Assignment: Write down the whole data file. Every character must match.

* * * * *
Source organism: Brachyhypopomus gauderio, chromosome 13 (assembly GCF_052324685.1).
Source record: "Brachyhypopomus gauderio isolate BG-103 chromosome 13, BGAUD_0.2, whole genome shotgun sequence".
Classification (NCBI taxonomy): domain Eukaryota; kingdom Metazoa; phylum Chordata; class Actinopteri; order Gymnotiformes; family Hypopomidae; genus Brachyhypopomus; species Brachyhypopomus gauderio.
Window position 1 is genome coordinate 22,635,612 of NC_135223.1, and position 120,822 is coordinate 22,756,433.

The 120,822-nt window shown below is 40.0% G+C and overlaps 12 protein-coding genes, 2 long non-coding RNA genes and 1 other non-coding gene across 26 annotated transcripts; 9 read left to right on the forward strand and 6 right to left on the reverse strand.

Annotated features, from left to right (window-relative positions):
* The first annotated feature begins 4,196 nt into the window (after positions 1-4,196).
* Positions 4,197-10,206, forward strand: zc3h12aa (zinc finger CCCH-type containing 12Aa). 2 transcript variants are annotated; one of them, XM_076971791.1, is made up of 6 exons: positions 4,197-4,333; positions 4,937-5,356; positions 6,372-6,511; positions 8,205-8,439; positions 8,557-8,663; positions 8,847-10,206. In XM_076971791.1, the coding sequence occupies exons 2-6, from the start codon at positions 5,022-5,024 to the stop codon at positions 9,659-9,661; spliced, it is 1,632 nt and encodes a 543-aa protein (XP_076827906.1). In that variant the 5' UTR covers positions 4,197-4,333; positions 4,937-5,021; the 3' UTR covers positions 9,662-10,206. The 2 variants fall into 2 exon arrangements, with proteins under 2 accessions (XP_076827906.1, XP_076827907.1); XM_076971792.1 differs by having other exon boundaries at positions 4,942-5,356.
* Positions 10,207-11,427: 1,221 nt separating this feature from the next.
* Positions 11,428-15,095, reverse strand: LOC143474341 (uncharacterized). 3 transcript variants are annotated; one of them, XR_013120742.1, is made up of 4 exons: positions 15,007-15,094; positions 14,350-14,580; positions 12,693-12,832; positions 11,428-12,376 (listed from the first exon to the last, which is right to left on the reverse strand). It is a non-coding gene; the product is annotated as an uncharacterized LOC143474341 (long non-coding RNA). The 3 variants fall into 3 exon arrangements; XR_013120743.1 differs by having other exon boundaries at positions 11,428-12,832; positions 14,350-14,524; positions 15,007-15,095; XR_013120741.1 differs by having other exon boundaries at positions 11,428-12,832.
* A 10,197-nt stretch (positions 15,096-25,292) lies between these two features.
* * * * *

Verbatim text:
Source organism: Brachyhypopomus gauderio, chromosome 13 (assembly GCF_052324685.1).
Source record: "Brachyhypopomus gauderio isolate BG-103 chromosome 13, BGAUD_0.2, whole genome shotgun sequence".
Classification (NCBI taxonomy): domain Eukaryota; kingdom Metazoa; phylum Chordata; class Actinopteri; order Gymnotiformes; family Hypopomidae; genus Brachyhypopomus; species Brachyhypopomus gauderio.
Window position 1 is genome coordinate 22,635,612 of NC_135223.1, and position 120,822 is coordinate 22,756,433.

The 120,822-nt window shown below is 40.0% G+C and overlaps 12 protein-coding genes, 2 long non-coding RNA genes and 1 other non-coding gene across 26 annotated transcripts; 9 read left to right on the forward strand and 6 right to left on the reverse strand.

Annotated features, from left to right (window-relative positions):
* The first annotated feature begins 4,196 nt into the window (after positions 1-4,196).
* Positions 4,197-10,206, forward strand: zc3h12aa (zinc finger CCCH-type containing 12Aa). 2 transcript variants are annotated; one of them, XM_076971791.1, is made up of 6 exons: positions 4,197-4,333; positions 4,937-5,356; positions 6,372-6,511; positions 8,205-8,439; positions 8,557-8,663; positions 8,847-10,206. In XM_076971791.1, the coding sequence occupies exons 2-6, from the start codon at positions 5,022-5,024 to the stop codon at positions 9,659-9,661; spliced, it is 1,632 nt and encodes a 543-aa protein (XP_076827906.1). In that variant the 5' UTR covers positions 4,197-4,333; positions 4,937-5,021; the 3' UTR covers positions 9,662-10,206. The 2 variants fall into 2 exon arrangements, with proteins under 2 accessions (XP_076827906.1, XP_076827907.1); XM_076971792.1 differs by having other exon boundaries at positions 4,942-5,356.
* Positions 10,207-11,427: 1,221 nt separating this feature from the next.
* Positions 11,428-15,095, reverse strand: LOC143474341 (uncharacterized). 3 transcript variants are annotated; one of them, XR_013120742.1, is made up of 4 exons: positions 15,007-15,094; positions 14,350-14,580; positions 12,693-12,832; positions 11,428-12,376 (listed from the first exon to the last, which is right to left on the reverse strand). It is a non-coding gene; the product is annotated as an uncharacterized LOC143474341 (long non-coding RNA). The 3 variants fall into 3 exon arrangements; XR_013120743.1 differs by having other exon boundaries at positions 11,428-12,832; positions 14,350-14,524; positions 15,007-15,095; XR_013120741.1 differs by having other exon boundaries at positions 11,428-12,832.
* A 10,197-nt stretch (positions 15,096-25,292) lies between these two features.